Calls to the helpline were actually down 27.5% in March, as compared to the same month last year — a drop counselors attribute mainly to people feeling too stressed out to consider quitting. Nonetheless, they say some callers are referencing the coronavirus and the utter upheaval of the stay-at-home order as their inspiration to quit.
“I spoke with a gentleman last week who is seriously taking this time to reorganize his life,” said Nallely Espina, a counselor with the helpline. “He’s setting a new routine for himself at home and staying away from his smoker friends, which was one of his main triggers.”
Another smoker, in his mid-20s, was prompted to call after he read a news article about how young people who smoke could have more severe health complications if they contract the virus, she said.
About half of Espina's callers are using the time at home to revamp their habits, starting yoga, meditation and eating a healthier diet, she said. But the other half are supremely frazzled, being trapped inside with their families.
Espina helped one dad come up with some new coping strategies.
“Going outside and having that cigarette, it’s his time out from the kids,” she said. “So for him, we decided let's still go outside, but instead of having a cigarette, maybe you spend those minutes doing a few pushups and burpees. And he loved that idea, he went for it.”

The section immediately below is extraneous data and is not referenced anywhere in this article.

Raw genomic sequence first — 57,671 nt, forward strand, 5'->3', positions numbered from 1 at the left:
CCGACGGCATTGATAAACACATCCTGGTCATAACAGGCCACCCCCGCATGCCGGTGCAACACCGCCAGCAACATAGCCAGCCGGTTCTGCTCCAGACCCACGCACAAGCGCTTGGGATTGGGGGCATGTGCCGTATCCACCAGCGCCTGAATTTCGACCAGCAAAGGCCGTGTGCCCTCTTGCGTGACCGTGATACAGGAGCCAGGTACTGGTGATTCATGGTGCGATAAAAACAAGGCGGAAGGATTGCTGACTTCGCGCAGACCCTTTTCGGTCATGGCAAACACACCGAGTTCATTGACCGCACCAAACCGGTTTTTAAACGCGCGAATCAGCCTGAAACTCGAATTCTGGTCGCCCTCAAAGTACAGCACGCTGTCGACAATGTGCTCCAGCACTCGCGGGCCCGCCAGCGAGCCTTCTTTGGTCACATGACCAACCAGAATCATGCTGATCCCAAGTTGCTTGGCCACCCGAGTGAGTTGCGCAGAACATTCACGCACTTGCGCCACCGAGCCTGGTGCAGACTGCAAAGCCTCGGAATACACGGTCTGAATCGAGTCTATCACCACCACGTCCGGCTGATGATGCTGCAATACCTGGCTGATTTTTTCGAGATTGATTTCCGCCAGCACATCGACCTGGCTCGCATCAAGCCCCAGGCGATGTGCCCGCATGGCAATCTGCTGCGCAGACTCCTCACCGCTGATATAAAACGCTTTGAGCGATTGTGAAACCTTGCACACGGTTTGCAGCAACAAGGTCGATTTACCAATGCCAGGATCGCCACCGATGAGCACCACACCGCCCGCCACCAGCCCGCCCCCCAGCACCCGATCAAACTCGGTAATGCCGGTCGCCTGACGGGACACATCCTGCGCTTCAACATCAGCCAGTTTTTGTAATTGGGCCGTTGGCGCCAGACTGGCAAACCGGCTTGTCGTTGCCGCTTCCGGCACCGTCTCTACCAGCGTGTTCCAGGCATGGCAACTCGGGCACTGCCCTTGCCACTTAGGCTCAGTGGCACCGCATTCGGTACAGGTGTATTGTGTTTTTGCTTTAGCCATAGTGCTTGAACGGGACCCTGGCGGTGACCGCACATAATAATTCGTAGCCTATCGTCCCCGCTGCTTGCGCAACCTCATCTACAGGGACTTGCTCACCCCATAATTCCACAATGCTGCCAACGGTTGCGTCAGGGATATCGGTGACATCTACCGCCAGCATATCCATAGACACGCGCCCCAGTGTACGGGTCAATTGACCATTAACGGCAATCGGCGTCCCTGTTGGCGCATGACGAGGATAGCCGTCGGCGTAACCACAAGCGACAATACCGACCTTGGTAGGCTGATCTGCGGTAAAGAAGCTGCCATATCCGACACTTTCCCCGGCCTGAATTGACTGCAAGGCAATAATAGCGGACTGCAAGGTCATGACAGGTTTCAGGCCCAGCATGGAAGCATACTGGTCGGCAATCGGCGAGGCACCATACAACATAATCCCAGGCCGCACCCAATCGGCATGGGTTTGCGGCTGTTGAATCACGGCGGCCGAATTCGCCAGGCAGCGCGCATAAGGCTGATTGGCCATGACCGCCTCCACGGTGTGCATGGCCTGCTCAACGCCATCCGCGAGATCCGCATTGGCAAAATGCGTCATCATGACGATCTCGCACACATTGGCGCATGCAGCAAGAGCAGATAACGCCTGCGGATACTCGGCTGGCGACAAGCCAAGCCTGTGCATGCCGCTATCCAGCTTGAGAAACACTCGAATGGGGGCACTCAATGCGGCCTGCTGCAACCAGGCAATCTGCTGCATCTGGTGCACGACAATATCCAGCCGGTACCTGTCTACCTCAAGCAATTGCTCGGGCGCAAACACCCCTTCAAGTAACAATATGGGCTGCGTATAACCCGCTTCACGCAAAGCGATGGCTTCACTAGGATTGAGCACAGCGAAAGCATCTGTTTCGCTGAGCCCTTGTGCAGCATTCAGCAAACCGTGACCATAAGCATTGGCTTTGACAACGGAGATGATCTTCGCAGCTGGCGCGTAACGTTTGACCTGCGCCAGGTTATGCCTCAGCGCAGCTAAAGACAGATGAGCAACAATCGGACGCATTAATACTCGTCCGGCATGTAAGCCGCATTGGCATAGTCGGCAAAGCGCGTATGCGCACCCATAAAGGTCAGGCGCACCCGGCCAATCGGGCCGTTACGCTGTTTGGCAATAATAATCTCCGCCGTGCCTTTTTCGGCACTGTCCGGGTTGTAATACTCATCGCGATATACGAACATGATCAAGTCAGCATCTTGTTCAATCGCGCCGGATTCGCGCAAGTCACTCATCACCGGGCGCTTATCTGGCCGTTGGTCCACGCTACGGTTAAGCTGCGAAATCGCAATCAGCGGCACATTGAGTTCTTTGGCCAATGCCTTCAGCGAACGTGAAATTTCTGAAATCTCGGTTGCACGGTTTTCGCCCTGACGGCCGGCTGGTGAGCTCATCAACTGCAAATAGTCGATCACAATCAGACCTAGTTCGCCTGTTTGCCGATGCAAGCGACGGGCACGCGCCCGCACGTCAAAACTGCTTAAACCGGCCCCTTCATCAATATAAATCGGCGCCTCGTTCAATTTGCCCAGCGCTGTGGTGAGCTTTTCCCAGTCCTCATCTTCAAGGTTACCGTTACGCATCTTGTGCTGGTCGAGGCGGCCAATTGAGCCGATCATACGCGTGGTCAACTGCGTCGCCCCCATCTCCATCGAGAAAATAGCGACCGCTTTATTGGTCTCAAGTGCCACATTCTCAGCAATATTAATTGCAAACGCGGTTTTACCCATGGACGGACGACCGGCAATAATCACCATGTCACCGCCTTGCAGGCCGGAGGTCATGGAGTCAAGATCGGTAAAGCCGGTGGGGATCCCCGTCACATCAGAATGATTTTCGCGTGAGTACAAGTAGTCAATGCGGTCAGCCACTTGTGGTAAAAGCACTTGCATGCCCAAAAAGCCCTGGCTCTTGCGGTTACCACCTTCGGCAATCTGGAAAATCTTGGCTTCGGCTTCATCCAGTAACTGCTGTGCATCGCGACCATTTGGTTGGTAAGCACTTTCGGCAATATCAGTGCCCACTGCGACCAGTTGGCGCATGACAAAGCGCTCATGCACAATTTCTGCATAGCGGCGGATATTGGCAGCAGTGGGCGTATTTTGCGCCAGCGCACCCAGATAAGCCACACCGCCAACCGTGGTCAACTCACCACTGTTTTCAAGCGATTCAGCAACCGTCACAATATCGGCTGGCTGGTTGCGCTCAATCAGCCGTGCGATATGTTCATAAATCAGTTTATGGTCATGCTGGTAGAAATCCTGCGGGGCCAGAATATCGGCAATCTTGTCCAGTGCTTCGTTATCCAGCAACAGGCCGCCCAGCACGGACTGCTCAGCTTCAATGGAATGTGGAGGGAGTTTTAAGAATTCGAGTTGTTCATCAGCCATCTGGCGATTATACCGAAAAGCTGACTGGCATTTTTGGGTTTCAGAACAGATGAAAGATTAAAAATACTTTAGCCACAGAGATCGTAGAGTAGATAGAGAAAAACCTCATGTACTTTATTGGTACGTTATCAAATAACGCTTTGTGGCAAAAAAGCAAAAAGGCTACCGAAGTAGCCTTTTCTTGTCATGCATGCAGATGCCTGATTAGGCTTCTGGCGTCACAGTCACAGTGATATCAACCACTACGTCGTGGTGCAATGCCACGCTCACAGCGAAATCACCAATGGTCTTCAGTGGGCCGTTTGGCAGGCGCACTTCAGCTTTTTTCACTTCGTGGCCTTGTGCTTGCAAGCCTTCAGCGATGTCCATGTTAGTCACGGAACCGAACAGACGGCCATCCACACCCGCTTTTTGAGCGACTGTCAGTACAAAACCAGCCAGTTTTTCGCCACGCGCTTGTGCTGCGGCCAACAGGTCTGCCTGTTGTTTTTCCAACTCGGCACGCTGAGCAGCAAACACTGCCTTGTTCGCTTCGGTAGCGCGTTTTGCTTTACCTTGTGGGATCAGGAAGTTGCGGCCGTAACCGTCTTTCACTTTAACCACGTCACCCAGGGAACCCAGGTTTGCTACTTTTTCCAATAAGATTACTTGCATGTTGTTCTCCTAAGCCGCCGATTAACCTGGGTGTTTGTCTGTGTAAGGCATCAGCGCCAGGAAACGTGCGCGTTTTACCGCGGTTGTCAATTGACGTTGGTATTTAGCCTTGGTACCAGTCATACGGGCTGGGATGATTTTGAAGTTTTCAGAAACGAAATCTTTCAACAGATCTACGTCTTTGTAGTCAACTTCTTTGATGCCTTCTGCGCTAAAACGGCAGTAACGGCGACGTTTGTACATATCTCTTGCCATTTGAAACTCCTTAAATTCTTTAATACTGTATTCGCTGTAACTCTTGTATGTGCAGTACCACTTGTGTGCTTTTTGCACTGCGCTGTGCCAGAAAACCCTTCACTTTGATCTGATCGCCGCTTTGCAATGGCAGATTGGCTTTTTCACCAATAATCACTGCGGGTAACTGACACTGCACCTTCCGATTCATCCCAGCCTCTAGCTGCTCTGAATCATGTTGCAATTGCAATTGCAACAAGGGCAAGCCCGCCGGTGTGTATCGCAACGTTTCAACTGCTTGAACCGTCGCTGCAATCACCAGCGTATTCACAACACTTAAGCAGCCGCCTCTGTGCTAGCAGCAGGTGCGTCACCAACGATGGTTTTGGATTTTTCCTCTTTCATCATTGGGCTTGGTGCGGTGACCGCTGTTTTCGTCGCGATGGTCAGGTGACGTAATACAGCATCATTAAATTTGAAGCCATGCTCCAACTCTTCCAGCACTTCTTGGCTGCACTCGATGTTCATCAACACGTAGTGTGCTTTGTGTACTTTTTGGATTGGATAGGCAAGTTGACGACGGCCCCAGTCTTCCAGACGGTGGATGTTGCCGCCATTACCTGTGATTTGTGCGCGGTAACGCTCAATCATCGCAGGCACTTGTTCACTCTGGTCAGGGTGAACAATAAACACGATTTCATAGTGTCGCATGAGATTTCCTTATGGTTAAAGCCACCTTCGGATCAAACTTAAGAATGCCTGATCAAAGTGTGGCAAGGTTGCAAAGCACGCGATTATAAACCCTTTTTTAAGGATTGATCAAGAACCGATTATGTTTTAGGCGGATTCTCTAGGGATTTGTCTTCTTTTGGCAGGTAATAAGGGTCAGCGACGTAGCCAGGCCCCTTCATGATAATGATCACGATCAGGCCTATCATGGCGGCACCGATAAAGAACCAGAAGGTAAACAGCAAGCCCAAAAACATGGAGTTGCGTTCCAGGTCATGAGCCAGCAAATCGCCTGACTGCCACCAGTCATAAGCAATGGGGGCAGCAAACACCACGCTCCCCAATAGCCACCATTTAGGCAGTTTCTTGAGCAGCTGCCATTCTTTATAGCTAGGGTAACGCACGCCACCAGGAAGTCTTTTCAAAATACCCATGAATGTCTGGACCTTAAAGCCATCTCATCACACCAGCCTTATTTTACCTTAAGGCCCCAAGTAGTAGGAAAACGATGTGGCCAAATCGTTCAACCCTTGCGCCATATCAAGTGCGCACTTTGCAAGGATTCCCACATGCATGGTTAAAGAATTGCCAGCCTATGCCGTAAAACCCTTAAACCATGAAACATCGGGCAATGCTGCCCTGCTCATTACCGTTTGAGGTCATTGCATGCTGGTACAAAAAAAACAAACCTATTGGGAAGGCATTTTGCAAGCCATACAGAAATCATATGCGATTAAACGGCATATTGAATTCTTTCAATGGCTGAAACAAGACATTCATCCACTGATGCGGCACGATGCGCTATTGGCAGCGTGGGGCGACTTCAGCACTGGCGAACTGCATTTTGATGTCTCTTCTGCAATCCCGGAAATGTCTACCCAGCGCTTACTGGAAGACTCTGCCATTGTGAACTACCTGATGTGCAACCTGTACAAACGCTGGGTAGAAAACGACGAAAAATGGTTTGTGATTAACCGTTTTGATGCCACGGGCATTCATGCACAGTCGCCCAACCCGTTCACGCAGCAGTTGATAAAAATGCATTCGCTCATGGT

California public health agencies are incorporating information about the link between smoking and the coronavirus into their social media and public outreach messages, building on a 30-year legacy of aggressive anti-smoking campaigns and policies.
California was the first state to ban smoking on airplanes and in restaurants and bars, and over the years has added numerous other public spaces to that list, making smoking logistically difficult and culturally unpopular. As a result, it has the second-lowest smoking rate in the country — 11.3% of the population — after Utah, where Mormon values are attributed with keeping smoking to 8.9%.
Pondering Smoking’s Role in Spread and Severity
While health advocates are nudging smokers to quit, some researchers are also pondering whether California’s low-smoking rate will have any impact on how the state fares through the pandemic.
“It’s a really great question,” said Ruth Malone, a professor emerita of nursing at UCSF, who has studied tobacco control for 20 years. “Smokers do much worse if they contract the virus, which is not too surprising given that it attacks lung tissue. There is also some new research suggesting that it might even promote transmission because of the particular pathways that it hooks onto.”
Proving a correlation would require sophisticated modeling to isolate smoking as a risk factor from the many other factors that seem to contribute to the geographic differences in the spread and severity of the virus. Some of those factors include population density, when the virus was introduced into a community and the timing of mitigation measures, like shelter-in-place orders, which California was the first state to institute.